What I Did On My Winter Vacation: an essay by Russ Marshalek
I may not talk like it (unless I’ve had a bit too much to drink or I’m flustered), but I’m a born-and-raised southern boy. White Christmases, frozen ponds for ice skating, chopping down trees-none of these activities have ever been a part of my schema for what the winter holidays encompass.
(Truth be told, in fact, for me the Christmas plan of attack has quite often been more of a sneak mission-penetrate the demon fortress of “family”, get in, get out, escape unscathed.)
This year, for the second time, my girlfriend Lucy and I spent our Christmas in the north-Maine, to be specific-with her mom, dad and sister. Coming from a household that makes the term “broken home” seem tame, getting to spend time with this very-much-together, warm and witty family reminds me of how utterly awesome getting to be around really good people, have really good conversations and eat really good food can be.
Unlike last year, there was snow on the ground and covering the trees when we landed in the Portland airport, and suddenly that verysame snow that had frightened me by being, in the back of my mind, an amorphous potential travel delay, was bright and shining to the extent that, if I was a writer, I would muse upon being reflective of all those things I didn’t have growing up in the south. This, my first real snowfall removed from the sugardusted cake toppings we get in
It’s a good thing I’m not a writer!
In addition to Lucy’s mother’s home-cooked goodness on a daily basis (and in addition to finally, finally finding a pair of jeans that fits and flatters), as well as all the other going-home comforts (not the least of which comes in the form of a schnauzer), I managed to get a good deal of reading done, in between a direct flight from Atlanta to Maine, a good deal of couch-time reading whilst there, and flights from Maine to Cincinnati and Cincinnati to Atlanta en route home.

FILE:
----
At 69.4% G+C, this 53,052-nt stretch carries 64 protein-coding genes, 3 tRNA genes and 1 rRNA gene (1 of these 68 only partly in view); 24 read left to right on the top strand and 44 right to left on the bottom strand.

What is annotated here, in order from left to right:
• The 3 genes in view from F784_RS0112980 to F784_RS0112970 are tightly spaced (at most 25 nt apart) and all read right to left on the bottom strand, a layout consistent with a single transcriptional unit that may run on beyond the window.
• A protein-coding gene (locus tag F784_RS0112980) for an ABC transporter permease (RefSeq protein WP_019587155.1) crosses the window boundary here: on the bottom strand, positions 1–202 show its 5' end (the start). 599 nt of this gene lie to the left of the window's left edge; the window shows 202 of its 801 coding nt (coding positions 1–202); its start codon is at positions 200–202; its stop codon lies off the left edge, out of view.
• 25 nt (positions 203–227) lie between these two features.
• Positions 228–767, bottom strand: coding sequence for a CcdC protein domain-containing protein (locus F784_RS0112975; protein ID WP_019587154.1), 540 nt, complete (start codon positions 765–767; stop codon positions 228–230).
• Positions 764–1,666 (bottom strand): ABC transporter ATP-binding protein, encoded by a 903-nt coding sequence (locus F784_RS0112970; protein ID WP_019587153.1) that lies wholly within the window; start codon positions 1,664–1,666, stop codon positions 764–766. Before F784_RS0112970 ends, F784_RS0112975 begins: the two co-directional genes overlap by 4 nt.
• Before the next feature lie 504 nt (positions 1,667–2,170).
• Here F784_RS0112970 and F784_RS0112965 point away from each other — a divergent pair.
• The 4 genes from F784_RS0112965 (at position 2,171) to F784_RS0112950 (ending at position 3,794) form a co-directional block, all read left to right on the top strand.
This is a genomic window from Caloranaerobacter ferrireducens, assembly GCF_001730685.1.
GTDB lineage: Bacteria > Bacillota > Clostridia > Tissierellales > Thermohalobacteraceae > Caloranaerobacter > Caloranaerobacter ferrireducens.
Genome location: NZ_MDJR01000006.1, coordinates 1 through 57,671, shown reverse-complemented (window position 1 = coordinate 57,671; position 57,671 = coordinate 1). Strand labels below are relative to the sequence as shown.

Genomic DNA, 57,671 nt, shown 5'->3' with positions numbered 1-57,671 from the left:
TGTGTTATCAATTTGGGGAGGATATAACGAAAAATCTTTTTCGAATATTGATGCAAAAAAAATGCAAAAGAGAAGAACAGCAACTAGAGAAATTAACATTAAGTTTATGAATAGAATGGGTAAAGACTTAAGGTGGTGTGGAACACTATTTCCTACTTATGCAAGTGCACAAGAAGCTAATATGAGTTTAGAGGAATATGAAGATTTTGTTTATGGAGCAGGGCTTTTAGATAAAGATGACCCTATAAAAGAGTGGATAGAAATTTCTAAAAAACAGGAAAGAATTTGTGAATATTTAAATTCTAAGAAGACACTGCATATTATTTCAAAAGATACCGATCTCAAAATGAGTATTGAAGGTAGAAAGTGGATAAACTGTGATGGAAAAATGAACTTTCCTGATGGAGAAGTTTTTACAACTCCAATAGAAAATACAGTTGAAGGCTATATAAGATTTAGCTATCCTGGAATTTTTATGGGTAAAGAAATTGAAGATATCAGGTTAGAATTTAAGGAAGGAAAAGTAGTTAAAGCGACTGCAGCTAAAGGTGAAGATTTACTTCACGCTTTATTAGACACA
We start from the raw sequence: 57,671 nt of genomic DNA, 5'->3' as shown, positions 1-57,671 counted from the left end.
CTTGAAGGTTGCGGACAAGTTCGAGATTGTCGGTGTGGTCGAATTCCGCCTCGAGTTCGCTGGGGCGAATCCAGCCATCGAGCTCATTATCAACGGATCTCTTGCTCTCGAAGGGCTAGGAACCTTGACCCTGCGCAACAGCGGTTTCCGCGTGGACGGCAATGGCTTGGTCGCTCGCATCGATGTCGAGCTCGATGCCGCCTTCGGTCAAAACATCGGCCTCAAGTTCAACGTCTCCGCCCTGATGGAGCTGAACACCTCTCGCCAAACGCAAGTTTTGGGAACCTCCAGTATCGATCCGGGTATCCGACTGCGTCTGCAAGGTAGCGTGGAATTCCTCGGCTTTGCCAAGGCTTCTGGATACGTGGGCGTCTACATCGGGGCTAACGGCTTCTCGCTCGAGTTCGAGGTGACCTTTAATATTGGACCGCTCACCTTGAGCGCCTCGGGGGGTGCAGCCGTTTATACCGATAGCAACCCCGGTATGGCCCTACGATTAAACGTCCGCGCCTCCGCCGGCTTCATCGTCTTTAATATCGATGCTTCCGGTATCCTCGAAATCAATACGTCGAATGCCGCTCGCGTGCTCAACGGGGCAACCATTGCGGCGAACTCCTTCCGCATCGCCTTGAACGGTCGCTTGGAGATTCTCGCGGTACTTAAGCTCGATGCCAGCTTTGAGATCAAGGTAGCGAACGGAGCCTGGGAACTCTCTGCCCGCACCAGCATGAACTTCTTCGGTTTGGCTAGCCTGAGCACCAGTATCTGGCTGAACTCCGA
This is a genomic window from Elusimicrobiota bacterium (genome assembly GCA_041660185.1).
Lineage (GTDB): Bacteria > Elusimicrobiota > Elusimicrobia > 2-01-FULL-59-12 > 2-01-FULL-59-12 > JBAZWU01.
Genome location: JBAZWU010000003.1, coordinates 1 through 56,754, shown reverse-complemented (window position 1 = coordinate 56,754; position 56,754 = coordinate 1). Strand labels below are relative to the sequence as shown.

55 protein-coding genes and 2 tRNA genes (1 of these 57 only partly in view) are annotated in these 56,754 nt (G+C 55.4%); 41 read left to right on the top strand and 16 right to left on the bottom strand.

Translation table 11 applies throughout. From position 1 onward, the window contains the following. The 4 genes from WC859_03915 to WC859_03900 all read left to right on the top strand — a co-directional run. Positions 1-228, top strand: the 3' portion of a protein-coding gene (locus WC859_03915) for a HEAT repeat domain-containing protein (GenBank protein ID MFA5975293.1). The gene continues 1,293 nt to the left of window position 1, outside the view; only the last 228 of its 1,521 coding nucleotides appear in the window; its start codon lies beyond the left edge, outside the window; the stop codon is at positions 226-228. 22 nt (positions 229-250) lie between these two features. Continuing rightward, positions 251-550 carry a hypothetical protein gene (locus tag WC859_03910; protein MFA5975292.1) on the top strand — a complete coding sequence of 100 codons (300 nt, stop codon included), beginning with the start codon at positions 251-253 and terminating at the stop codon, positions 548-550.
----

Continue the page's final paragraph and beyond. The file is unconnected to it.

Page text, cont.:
Last year, my winter vacation book, which was also the first book I read for 2007, was Michael Thomas’ Man Gone Down. I wasn’t ready for the harsh reality and essential truths it offered, but lo and behold it ensconced itself in my heart and mind to the point of being my favorite book of this year.
This year, I took a handful of books that were less-than-current, but that required attention-most notably, Lydia Davis’ stunningly readable translation of Proust’s Swann’s Way, and Ken Follett’s Pillars of the Earth.
Ok, so he’s like the guy I roomed with in college.
Ken Follett’s Pillars Of The Earth was a huge, huge surprise to me. As a handy rule of thumb, I detest historical fiction, particularly when it sprawls all over the place and has priests and monks and society. Well, you could blame Oprah or you could blame our store’s Penguin sales rep, but in the past few weeks I’d heard so much about Pillars that I had to pick it up (mass markets are good for something!).
I devoured, and I mean nearly literally devoured, the epic, EPIC billion-year tale of Tom Builder and his dream of a Cathedral in just about 24 hours. For once, the short time frame is less a testament to the fact that I read quickly and more to how captivating Pillars is. It’s also, at least for me, utterly inexplicable. As Lucy (who is reading it now, and who is a fan of big ol’ lumps of historical fiction, especially when there’s sexual intrigue) commented last night, “the plot’s so boring and I can’t stop reading it”.
And thus, ‘twas Christmas in the north for this native southern kid. I had my first apple cider martini, I lost a filling and medicated with really strong red wine, I pet a pug for the first time. I read two really excellent books. And, believe it or not, I relaxed.
Oh, and don’t think I let that first northern snowfall of my memory go to waste, oh no. I made my first snow angel:
Russ Marshalek is the Marketing and Publicity Director for Wordsmiths Books, the largest independent bookstore in the state of Georgia, located in Decatur. He's also quite fond of schnauzers.